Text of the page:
The first step in developing a new site is to develop the visual site design consisting of the site's overall layout and use of graphics. This visual architecture defines the "look and feel" from the user's perspective. You start by establishing the user experience you want people to have, and then you design the plumbing behind the scenes that will provide that user experience. Some basic considerations that affect the user's experience are the menu and navigation, use of images, and the organization of elements on the page. The menu must be intuitive and should be augmented by navigation hints such as a site map or breadcrumbs that can remind users where they are, relative to the site as a whole. Breadcrumbs in this context refer to a set of small links on the page that form a trail that enables users to back up to a previous page by clicking on the link segment for a page higher in the page hierarchy.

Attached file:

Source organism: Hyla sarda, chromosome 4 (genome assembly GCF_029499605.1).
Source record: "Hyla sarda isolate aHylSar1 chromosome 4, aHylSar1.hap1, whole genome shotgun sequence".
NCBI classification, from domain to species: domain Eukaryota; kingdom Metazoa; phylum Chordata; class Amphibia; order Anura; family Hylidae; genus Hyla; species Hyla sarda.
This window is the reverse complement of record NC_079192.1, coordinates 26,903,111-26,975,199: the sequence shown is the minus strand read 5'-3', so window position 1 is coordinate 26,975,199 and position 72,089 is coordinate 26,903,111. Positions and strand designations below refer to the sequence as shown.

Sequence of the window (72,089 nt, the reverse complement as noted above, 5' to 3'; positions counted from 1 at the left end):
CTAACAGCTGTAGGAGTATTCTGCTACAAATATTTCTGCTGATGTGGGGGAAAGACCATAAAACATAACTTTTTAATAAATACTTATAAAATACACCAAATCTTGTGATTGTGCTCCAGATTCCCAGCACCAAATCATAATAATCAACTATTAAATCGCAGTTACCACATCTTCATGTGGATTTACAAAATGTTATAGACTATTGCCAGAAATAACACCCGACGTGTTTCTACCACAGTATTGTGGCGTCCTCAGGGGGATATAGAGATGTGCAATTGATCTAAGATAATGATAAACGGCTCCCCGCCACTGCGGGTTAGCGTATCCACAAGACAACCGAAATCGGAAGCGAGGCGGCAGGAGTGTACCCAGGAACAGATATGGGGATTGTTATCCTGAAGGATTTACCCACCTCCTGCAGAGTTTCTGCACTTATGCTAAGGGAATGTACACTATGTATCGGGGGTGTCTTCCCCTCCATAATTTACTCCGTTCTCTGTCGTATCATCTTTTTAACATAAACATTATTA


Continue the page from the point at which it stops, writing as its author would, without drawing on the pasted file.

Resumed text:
You should consider the specific features included in ASP.NET 2.0 before writing any code, so you can take advantage of the work that's already been done by Microsoft. By laying a good foundation for the technical architecture, you can improve code reusability and enhance maintainability. This chapter looks at the overall visual layout of the site and explains how you can take advantage of powerful features such as master pages and themes. Master pages are used to group functionality into templates that provide the common elements shared by many pages, and themes enable users to customize certain aspects of the site to give them a unique look and feel that appeals to them (also called skinning).